If Finland has any chance of repeating as world junior champions, the young lions are going to need offense. Goals were easy to come by in 2016 with Patrik Laine, Sebastian Aho and Jesse Puljujarvi lighting things up like a pinball machine, but the best-case scenario is they get one of those players back: Puljujarvi. Also, Mikko Rantanen and Kasperi Kapanen have aged out. But if you’re looking for goals, Eeli Tolvanen is your guy.
The highly coveted 2017 draft prospect is playing in his second season for Sioux City in the USHL and filling nets, just as he did in his rookie campaign. “He’s a game changer,” said one NHL scout. “He scores at will, and he scores big-time goals. His skill creates power plays, and he has so many intangibles. Hits a one-timer better than anybody. He gets it off like Brett Hull.”
Tolvanen was Finland’s most dynamic player this summer when the team played a series of exhibition games against Team USA, Sweden and Canada. He had already helped Finland to gold at the world under-18s, leading the 2016 tournament in goals along the way. His temper can be a friend or foe, depending on how he harnesses it, but the 5-foot-10, 170-pound bulldog doesn’t back down to anyone. “When I was smaller I used to play with my brothers in the backyard,” Tolvanen said. “That was fun. They taught me a lot, playing against older guys. Definitely that’s one of the biggest reasons I’m here.”
And Tolvanen’s brothers were no scrubs. Joona, 24, plays pro back in Finland, while Atte, 22, is the starting goalie for NCAA Northern Michigan. Eeli is committed to Boston College, even with OHL Oshawa doggedly pursuing his services. “Boston is a nice city and BC has a pretty good coach – Jerry York has won, like, a thousand games in college,” Tolvanen said. “So that was the biggest reason: the coach. The school is good and a few Finnish guys (twins Jesper and Julius Mattila) are there, so I can’t wait for that.”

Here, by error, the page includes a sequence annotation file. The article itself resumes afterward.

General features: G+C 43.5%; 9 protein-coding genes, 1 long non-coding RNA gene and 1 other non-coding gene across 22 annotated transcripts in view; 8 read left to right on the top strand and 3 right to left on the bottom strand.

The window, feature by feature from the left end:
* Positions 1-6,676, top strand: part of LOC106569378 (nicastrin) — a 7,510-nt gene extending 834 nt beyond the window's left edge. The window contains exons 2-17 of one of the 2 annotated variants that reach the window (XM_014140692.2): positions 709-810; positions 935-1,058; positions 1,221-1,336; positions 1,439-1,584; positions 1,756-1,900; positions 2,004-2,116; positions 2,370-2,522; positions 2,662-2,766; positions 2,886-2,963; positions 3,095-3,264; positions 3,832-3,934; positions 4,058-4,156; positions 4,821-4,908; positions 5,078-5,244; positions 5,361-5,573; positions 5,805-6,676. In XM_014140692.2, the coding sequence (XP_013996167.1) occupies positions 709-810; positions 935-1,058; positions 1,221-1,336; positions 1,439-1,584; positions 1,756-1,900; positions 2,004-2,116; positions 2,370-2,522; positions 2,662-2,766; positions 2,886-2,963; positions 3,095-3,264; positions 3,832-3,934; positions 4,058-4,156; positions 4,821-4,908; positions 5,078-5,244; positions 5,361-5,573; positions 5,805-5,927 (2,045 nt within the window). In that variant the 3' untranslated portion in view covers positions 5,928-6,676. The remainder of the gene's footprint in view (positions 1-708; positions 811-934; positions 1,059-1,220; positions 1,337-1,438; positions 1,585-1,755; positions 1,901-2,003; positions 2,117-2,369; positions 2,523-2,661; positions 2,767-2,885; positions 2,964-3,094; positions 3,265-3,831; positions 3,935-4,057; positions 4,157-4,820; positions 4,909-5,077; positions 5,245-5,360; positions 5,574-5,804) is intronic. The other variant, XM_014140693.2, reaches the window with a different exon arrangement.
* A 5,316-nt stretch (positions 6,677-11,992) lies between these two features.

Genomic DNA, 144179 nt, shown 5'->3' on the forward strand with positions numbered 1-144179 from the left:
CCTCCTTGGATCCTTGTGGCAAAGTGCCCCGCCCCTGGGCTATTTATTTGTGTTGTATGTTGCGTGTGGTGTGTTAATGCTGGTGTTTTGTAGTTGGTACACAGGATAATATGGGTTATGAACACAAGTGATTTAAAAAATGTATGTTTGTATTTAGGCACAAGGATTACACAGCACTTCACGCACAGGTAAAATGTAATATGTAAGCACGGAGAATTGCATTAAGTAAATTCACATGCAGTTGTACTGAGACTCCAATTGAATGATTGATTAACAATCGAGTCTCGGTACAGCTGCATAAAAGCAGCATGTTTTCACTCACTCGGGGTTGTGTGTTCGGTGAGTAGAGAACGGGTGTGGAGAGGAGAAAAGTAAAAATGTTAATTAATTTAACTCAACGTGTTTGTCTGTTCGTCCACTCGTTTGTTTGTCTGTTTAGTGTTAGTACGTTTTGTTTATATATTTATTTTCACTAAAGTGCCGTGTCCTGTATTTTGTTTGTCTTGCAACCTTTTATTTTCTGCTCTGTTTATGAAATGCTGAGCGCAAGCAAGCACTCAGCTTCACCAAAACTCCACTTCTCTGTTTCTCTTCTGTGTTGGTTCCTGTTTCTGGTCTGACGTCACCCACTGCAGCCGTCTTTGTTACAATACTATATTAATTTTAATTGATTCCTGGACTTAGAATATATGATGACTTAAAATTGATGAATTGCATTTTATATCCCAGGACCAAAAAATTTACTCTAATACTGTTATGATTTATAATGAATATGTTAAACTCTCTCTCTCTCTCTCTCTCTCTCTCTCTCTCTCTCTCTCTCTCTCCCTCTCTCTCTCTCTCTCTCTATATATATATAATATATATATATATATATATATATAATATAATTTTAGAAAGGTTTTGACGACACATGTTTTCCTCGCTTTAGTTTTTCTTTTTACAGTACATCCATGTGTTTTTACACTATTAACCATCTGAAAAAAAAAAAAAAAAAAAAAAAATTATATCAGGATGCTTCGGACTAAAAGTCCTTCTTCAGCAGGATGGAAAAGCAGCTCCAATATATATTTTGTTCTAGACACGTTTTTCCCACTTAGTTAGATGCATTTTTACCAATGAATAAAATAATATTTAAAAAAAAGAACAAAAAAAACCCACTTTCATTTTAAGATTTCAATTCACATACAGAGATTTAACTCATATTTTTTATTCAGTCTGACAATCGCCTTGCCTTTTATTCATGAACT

And while Boston College doesn’t usually play Northern Michigan, Tolvanen was willing to predict what would happen if he met his older bro in the Frozen Four tournament. “We’re gonna win that, of course,” he said. “But that would be nice.”
Before that happens, however, Tolvanen must take on a big role at the world juniors. Finland has a pretty impressive defense corps, led by Vancouver first-rounder Olli Juolevi and Detroit pick Vili Saarijarvi, while Veini Vehvilainen returns in net. Up front is the big question, since the best players will be younger. Along with Tolvanen, there’s another hot 2017 prospect in power forward Kristian Vesalainen – who was also very active at the summer tournament in Michigan. Florida Panthers 2016 first-rounder Henrik Borgstrom is also one to watch, as the center is off to an excellent freshman season at the University of Denver.
But all eyes should be on Tolvanen, because if Finland is going to make the jump from its standard dark-horse position to medallist, it’ll need him filling the net. Don’t bet against it.